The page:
Ultra V, another Korean company, was represented at the show by its Hong Kong branch, which formally opened in May last year. Founded in 2012, the company has two main product lines – a special thread used for a low-invasive, facelift-like treatment developed by well-known Korean cosmetic surgeon Dr Kwon, and the Idebenone skincare range.
Positive as to the likely interest by mainland consumers, Ultra V General Manager Carmen Lee said: “The skincare range is for care after facelift surgery and can be used directly by the patient. In the yellow luminous ampoule treatment that we carry, there is a kind of anti-aging ingredient for the skin.”
“The product is already very popular in Korea and took $2.5 million in orders on its first appearance on the Lotte home shopping channel.”
Ms Lee did, however, feel that the reception at a previous event in Guangzhou was better than at the Shanghai expo, saying: “There are a lot of customers here who are still unfamiliar with this type of product. In the show down south, attendees already knew about it and had come to value it.”
In addition to the local distribution, there was also a fair number of European companies at the event. Appearing as part of the dedicated French pavilion and supporting its exclusive distributor in China, family-run Corine de Farme was exhibiting at the show for a second time. With a sales network already spanning 60 countries, the company has high hopes for the mainland market.
Explaining just why he is setting so much store by the mainland, Chief Executive Eric Jacquemet said: “It's an important market for us. While the middle class is growing – our primary customer demographic – we still need to bring something different to the market if we are going to succeed.
“Market demand has so far been fantastic for us and we have enjoyed double-digit sales increases. It is, however, one of the most difficult markets for product registration and the rules keep on changing.”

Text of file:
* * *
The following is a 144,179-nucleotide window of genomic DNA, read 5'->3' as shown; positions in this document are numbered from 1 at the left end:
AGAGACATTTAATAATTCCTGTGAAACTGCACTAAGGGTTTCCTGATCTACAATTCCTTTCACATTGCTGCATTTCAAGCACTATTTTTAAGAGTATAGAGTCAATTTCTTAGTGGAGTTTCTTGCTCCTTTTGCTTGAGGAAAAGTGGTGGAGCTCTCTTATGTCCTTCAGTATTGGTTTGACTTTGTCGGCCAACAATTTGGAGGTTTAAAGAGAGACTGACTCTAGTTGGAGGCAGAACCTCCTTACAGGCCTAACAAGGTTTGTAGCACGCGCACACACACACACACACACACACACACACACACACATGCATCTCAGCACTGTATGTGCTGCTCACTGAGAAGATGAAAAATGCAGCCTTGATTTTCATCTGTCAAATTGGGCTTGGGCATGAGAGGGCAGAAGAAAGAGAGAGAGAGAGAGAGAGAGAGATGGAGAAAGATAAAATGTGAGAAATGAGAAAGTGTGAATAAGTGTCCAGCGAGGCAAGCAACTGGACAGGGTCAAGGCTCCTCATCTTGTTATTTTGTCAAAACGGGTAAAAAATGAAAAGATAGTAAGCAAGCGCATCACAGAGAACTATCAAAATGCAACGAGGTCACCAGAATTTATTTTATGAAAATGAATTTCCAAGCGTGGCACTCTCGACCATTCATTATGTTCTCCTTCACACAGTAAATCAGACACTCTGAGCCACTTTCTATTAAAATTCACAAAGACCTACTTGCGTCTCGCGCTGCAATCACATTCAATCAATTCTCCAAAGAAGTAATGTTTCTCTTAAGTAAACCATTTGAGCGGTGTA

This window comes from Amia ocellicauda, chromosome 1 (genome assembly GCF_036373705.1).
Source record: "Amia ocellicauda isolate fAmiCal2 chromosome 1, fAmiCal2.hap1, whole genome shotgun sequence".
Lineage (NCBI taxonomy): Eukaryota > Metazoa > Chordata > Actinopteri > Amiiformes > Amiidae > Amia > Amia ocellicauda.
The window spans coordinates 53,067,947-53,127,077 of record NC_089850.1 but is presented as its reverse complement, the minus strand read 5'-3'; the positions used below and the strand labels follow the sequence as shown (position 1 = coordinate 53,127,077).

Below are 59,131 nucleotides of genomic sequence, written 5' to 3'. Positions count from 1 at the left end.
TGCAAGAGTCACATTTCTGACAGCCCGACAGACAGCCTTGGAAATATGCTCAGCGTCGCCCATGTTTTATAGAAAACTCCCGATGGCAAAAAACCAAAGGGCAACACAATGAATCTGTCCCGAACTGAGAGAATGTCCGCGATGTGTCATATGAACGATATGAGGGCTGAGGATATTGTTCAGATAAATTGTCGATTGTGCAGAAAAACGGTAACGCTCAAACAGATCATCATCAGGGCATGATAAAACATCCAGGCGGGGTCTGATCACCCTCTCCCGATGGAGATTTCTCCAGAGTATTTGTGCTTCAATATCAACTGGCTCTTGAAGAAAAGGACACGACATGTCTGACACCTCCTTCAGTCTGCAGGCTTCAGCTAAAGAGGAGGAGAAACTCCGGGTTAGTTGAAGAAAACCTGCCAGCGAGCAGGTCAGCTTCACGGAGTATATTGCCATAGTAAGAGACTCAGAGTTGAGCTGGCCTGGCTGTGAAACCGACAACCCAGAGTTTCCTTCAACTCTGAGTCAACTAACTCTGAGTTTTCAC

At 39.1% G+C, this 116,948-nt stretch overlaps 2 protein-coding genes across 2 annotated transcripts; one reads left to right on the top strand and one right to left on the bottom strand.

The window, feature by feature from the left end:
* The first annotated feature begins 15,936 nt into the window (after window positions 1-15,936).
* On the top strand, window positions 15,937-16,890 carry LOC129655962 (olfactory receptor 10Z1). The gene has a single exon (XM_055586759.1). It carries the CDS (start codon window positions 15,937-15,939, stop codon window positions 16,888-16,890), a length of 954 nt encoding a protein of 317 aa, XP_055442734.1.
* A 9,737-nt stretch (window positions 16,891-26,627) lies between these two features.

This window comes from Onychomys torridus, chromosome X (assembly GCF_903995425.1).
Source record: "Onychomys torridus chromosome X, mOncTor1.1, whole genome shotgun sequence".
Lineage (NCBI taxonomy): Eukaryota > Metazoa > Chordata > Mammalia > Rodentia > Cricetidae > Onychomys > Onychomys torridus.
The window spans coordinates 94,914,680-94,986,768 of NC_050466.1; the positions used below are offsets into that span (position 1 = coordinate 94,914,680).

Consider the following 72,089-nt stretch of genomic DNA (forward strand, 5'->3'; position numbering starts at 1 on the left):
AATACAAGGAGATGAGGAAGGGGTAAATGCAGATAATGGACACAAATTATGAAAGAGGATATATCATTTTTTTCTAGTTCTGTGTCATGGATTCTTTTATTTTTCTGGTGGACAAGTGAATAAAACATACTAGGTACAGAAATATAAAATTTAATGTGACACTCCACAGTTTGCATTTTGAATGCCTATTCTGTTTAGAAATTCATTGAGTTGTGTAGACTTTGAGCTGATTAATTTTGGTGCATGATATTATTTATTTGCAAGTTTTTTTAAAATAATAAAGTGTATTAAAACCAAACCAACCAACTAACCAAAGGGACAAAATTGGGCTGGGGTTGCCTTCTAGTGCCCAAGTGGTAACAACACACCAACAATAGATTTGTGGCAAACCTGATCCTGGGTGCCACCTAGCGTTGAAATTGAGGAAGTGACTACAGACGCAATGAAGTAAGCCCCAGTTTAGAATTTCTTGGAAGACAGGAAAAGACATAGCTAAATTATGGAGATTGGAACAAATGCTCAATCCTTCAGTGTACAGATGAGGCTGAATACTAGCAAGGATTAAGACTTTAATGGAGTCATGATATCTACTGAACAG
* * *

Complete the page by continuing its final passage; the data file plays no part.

A veteran of this difficult market is southwest Germany-based Ionto Comed. Some 15 years ago, it developed a transliteration of the company brand name in Chinese, with the characters meaning “forever beautiful and healthy”. The company was founded in Germany 40 years ago as a medical-device manufacturer, entering the Hong Kong market in 1998.
This year, on display at its stand was the new fully computerised non-invasive ultra-sound diagnostic technology, designed for use in conjunction with its range of skincare products. Introducing the system, Chief Executive Martin La Fontaine said: “The computerised system guides the operator towards the appropriate treatment.”
Fellow German company Oricont has been selling in the Chinese market for four years, focusing primarily on body-care products and household-cleaning items. To date, though, it hasn't done quite as well as it had initially hoped.
Blaming its lack of profitability largely on soaring transport costs, Managing Director Michael Rohweder said: “The main problem for us is freight charges. When we first started four years ago, it was $150 for a 40 foot container, now it has risen to $700. That doesn't make much difference when you are selling high-cost items such as mobile phones, but when the items are low cost, it becomes far more important."
This was the third time the company had exhibited at the show and, although Mr Rohweder felt that the number of visitors was down on previous years, he believed the quality was somewhat better.
One of the more unusual mainland companies at the show was Shanghai-based Feeglor. The company imports and sells the highly prized Syrian Aleppo soap as well as its own Feeglor brand.
Company founder Lei Min, outlining the struggle to import the soap from such a conflict-hit region, said: “Production of Aleppo soap dates back to the Middle Ages. It's a hard soap made from olive and laurel oils, solidified with vegetable-based sodium that is also called Aleppo green gold. Sadly, the war has now made it very difficult to get a regular supply.”
China Beauty Expo 2018 took place from 22-24 May at the Shanghai New International Expo Centre.